Log In   ·   Become A Member

What Should A Real Estate Broker Disclose About A Property?

John A. Viteritti

There is statute and case law that address this issue, not always apparently with consistence, depending upon the variables of the situation. (Photo: Nicole Barylski)

After a two-year absence, I wish to thank Hamptons.com for welcoming me back to write a monthly article for publication. I hope you, the reader, will find them helpful and interesting.

What should a real estate broker disclose about a property? This is a question real estate brokers agonize over. There is statute and case law that address this issue, not always apparently with consistence, depending upon the variables of the situation.

The case of Belizaire v. Keller Williams Landmark II, a Nassau County Supreme Court case handed down on October 16, 2018, where my colleague Al Fazio's law firm, Capruder Fazio Giacoia represented the defendant, provides one example. The broker, Keller Williams, was retained by the seller to represent him in the sale of his property. The broker made it clear by having the seller sign an agency disclosure form required by law that he was representing the seller, not the buyer. The broker prepared a data sheet provided to him by the seller and submitted the information to the Long Island Board of Realtors Multiple Listing Service. The real estate taxes listed were incorrect, lower than they were. The buyer submitted an offer which was accepted by the seller. The title search ordered by the buyer's attorney showed the true taxes. The seller and the buyer went ahead with the closing and title transferred. The purchaser commenced a lawsuit against the broker accusing him of intentionally providing false information regarding the taxes in order to induce the buyer into making an offer.

The court pointed out that the buyer did not provide any proof for the allegation that the broker had intentionally misrepresented the taxes. It further stated, that the amount of the taxes was a matter of public record discoverable by the buyer, and under New York Law which adheres to the doctrine caveat emptor, buyer beware, could have ascertained the taxes, especially since the broker had made it clear that he was representing the seller, not the buyer. It further stated that the buyer did accept the property at closing after it knew what the true taxes were.

The court dismissed the charges against the broker.

Anthony Gatto, Director of Legal Services for the New York State Association of Realtors, (NYSAR), issued a memorandum to its 60,000 plus members regarding this case. In part, he stated: "Under Section 443 of New York State License Law, listing agents do have a duty to disclose material defects to buyer customers. Under Section 443 of New York State Real Property Law, must disclose all facts known to the agent materially affecting the value or desirability of the property, except as otherwise provided by law." He goes on to say: "The amount of real estate taxes on the property, are not a material defect, as they do not physically affect the property." He adds this advice: "Based on this decision, it would be a best practice for all NYSAR members acting as a buyer's agent to verify the taxes with the municipality and school district where the property is located."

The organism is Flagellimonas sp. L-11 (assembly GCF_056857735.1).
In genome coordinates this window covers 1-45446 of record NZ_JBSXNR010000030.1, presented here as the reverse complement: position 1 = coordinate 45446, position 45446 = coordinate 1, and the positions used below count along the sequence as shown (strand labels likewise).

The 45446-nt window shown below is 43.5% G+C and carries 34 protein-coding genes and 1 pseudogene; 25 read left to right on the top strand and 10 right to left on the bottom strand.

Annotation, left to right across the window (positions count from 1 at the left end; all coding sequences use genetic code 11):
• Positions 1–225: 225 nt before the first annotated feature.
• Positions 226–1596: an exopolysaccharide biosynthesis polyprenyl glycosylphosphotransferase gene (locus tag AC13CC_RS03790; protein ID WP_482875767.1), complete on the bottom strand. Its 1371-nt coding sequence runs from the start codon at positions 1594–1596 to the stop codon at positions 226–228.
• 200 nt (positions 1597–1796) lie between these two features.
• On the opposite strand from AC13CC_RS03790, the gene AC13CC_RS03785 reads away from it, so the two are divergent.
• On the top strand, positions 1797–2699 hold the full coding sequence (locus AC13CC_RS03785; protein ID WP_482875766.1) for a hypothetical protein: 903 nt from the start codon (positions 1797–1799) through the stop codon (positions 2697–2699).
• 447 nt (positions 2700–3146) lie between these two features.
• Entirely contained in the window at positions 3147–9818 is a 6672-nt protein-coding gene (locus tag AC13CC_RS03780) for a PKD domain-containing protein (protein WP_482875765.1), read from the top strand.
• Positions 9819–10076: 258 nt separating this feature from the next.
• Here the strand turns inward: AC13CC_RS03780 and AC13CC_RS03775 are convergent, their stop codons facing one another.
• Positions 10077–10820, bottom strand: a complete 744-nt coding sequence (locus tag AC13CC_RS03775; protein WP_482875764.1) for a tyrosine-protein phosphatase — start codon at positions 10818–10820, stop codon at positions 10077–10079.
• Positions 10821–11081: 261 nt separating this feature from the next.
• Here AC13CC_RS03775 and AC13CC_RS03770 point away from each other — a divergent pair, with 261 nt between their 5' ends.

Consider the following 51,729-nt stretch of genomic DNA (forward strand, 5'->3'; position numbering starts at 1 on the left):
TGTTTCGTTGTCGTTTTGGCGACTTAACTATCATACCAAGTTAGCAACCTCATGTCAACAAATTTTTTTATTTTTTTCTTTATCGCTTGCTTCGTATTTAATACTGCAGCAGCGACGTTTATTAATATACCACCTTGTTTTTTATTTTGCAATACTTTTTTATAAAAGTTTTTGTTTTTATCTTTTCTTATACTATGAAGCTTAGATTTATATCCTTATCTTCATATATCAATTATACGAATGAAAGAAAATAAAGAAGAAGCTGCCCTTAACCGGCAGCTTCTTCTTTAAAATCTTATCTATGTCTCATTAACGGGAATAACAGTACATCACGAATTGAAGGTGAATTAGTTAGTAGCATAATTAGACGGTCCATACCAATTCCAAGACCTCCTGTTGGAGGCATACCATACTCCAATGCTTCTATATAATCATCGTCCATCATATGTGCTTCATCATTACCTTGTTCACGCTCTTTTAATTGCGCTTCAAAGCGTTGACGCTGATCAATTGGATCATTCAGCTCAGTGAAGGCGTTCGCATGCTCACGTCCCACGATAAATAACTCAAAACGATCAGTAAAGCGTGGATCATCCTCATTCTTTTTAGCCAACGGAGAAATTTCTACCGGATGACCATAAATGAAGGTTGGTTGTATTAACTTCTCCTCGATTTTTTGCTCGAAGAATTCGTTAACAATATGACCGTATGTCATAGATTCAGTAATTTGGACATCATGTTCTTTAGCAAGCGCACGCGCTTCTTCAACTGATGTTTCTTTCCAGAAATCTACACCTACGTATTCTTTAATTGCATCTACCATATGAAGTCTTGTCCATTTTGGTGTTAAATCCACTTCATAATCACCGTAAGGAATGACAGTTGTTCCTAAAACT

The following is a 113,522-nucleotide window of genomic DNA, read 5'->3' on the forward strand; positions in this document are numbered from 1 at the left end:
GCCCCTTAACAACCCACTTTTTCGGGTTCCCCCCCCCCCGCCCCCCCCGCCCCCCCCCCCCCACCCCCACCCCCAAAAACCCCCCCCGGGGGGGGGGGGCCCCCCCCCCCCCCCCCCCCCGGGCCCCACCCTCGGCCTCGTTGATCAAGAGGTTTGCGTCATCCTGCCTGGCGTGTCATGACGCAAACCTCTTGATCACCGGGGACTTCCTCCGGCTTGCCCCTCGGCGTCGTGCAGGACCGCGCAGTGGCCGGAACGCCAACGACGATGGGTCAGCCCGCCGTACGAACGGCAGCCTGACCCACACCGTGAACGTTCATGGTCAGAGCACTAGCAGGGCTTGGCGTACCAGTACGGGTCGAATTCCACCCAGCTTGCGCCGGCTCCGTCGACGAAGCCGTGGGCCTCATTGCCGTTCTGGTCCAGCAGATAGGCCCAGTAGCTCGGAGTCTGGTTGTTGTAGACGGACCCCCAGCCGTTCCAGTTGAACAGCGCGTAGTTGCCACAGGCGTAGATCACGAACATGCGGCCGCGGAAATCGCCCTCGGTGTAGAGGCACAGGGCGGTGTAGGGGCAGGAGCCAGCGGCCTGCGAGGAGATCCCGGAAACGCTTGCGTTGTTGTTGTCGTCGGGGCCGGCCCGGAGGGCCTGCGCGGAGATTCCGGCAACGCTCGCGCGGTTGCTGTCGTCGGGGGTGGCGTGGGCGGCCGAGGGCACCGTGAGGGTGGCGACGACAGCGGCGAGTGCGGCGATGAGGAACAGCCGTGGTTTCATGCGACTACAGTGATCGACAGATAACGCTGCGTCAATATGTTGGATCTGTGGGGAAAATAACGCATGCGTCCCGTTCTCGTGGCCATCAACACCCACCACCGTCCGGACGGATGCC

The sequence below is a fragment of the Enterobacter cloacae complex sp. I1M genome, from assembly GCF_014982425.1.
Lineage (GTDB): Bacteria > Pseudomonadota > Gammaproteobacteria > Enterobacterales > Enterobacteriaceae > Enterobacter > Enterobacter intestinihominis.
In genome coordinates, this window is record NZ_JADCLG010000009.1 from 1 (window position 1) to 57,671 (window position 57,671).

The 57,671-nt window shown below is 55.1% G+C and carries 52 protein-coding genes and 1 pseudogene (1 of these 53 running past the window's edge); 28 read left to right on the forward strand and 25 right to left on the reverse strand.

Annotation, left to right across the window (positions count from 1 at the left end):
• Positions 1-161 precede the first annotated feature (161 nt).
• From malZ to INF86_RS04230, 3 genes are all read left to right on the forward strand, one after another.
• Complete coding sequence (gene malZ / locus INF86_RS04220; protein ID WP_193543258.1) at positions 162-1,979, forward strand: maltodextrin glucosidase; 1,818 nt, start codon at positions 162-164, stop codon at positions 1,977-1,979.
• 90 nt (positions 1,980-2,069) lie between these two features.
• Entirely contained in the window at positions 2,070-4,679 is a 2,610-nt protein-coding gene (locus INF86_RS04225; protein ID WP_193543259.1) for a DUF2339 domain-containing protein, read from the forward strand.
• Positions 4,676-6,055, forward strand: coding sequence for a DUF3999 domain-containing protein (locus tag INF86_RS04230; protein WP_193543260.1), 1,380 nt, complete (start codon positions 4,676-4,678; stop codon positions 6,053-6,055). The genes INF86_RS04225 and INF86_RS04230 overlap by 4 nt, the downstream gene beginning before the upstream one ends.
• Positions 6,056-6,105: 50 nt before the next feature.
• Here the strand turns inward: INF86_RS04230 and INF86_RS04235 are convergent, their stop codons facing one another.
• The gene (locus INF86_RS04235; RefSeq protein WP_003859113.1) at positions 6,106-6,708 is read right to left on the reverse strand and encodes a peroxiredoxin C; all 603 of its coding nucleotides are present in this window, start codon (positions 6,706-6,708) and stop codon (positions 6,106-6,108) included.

At the risk of appearing facetious, I would recommend that it is a good practice to get the taxes right no matter who you are representing.

John is a St. John's University graduate, licensed Real Estate Broker, DOS Certified Instructor, and real estate consultant. He previously taught at NYU, LIU, and The Cook Maran Real Estate School, which he helped found. www.johnaviteritti.com

Be the first to comment on this article. (Just fill out the form below)

Submit Your Comment

Please note, you are not currently logged in. Your comment will be submitted as a guest.
To submit your comment as a member, please click here.
Your Name:
* Comments will be reviewed and posted in a timely fashion
* All fields are required
What color is a banana?
(For spam prevention, thanks)
Southrifty Drug 54 Jagger Lane, Southampton Village
Southrifty Drug is a small, neighborhood pharmacy with limited shelf space, and we have to be very selective about which over-the-counter items we carry. As a result you'll find a no nonsense concentration of very effective, high quality and useful products on our shelves. In this new section, we feature a number of these products that we feel are especially worthy of your consideration.

Burner Law Group, P.C.
Burner Law Group, P.C. are full service elder law attorneys concentrating in the areas of Estate Planning, Trust and Estate Administration and Litigation, Special Needs Planning, Guardianship and Elder Law. Offices in East Setauket‚ NY, Westhampton Beach, NY, and New York, NY.

New York Title Abstract Services, Inc.
We are a title insurance services company dedicated to promptly delivering fully compliant and accurate reports, and title insurance, for residential and commercial real estate throughout New York State. Headquartered in the Hamptons, our professional team has extensive real estate experience and understands the business from all sides including title insurance, legal, sales, governmental, banking, and lending regulations.

Aimee Fitzpatrick Martin, Licensed Associate Real Estate Broker
Considered a West of the Shinnecock Canal expert with a 5-star Zillow ranking, Aimee specializes in the luxury and waterfront markets in Quogue, Westhampton Beach, Remsenburg, East Quogue and Hampton Bays. With exceptional communication skills and a buttoned-up approach to every deal, she is highly skilled in the art of the negotiation process. Understanding the nuances of buying and selling waterfront homes, especially on Dune Road, is a specialty.